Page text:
• The rally in the US dollar index has reached its medium-term goal suggesting a correction from current levels. The dollar remains below a major 30-year resistance line suggesting the bull run in the dollar may be over.
  • The British pound has broken back below key resistance at £/$1.35 suggesting a trading range of £/$1.30-1.35. The £/$1.30 level is expected to provide strong resistance.
  • The JPMorgan global bond index is testing the support line from the bull market stemming back to 1989, which if broken will project further sharp increases in bond yields.
  • The US 10-year Treasury yield has broken decisively above key resistance at 3.0%, targeting the next key resistance level at 3.6%. A break above long-term resistance at 3.6% would indicate an end to the multi-decade bull market in bonds.
  • The benchmark R186 2025 SA Gilt yield has broken above key support levels of 8.6%% and 9.0% indicating a new target trading range of 9.0-9.5%.
  • Key US equity indices, including the S&P 500, Dow Jones Industrial, Dow Jones Transport, Nasdaq and Russell 2000, have simultaneously set new record highs, confirming a bullish outlook for US equity markets.
  • The Brent oil price has broken above key resistance at $75 indicating a new trading range of $75-85 per barrel. Base metal prices are in a bull trend confirmed by copper’s increase above key resistance at $7000 per ton.
  • Gold has developed an inverse “head and shoulders” pattern, which indicates a price recovery and a test of the $1400 target level.
  • Despite the consolidation since the start of the year the break in the JSE All Share index above key resistance levels at 56,000 and 60,000 in December signals the early stages of a new bull market.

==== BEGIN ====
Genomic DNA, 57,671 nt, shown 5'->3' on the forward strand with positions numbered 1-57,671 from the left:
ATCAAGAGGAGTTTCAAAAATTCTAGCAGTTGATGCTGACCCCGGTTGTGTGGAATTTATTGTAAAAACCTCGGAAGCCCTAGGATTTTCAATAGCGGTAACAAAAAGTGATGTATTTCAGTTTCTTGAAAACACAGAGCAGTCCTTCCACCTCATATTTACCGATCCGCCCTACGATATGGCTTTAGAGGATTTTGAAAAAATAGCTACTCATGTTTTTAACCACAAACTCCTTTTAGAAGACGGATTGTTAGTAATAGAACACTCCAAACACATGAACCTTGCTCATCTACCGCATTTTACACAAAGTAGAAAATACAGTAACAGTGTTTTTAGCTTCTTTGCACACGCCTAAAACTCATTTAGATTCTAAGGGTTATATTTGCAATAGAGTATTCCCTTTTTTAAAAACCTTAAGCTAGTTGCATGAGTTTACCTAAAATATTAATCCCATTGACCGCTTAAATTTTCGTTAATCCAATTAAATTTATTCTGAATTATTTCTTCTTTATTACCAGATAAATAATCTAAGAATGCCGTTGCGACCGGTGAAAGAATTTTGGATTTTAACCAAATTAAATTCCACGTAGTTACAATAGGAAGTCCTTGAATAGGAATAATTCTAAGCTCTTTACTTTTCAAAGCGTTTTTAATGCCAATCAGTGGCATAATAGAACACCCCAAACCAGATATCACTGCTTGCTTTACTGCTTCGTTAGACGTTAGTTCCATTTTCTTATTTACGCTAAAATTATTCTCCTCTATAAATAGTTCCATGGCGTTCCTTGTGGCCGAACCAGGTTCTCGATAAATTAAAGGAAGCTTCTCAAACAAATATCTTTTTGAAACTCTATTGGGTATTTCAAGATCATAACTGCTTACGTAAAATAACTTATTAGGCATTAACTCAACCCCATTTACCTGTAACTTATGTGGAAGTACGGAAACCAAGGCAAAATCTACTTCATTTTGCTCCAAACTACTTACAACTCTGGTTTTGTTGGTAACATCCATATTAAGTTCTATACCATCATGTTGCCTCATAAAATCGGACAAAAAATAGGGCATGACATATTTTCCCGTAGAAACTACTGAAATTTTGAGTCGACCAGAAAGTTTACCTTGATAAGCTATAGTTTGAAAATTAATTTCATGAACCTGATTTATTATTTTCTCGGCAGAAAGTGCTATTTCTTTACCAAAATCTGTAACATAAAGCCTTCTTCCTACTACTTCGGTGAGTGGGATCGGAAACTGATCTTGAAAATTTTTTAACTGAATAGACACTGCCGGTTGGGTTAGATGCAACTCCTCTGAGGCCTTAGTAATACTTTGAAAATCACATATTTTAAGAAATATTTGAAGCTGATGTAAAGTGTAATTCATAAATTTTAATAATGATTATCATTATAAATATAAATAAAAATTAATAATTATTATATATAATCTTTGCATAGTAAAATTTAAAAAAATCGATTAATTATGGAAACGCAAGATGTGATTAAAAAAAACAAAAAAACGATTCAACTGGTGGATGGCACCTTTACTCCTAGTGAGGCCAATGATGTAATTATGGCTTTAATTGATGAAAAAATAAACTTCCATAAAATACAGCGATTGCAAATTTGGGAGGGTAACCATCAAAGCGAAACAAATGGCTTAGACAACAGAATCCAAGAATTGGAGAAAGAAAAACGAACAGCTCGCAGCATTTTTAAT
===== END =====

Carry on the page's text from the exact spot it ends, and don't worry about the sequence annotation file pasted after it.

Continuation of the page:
• Basil Read, previously one of South Africa’s blue-chip construction companies, was placed under business rescue on 15th June, prompting the share price to collapse from 21 cents to just 2 cents. Basil Read, listed on the JSE in 1987, took top position in the Business Times Top 100 Companies Survey in 2008 and 2009, following phenomenal share price growth in the prior five years from 92 cents to R37.00.
  • The business failure of Basil Read is indicative of the depressed state of gross fixed capital formation in South Africa. Total domestic order books for the construction industry have shown nil growth in the past ten years, reflecting subdued GDP growth, uncertainty over mining legislation and gridlock in government infrastructure spending.
  • To make matters worse, the profitability of order books has declined amid a desperation for survival. Reflecting the depressed operating environment, the rating of the building and construction sector has collapsed. The market capitalisation of Group Five, for instance, is around a quarter of the value of the cash on the company’s balance sheet. The share price of Murray & Roberts, which increased from R14.00 to R100.00 between 2005-2008, is back to its 2005 levels.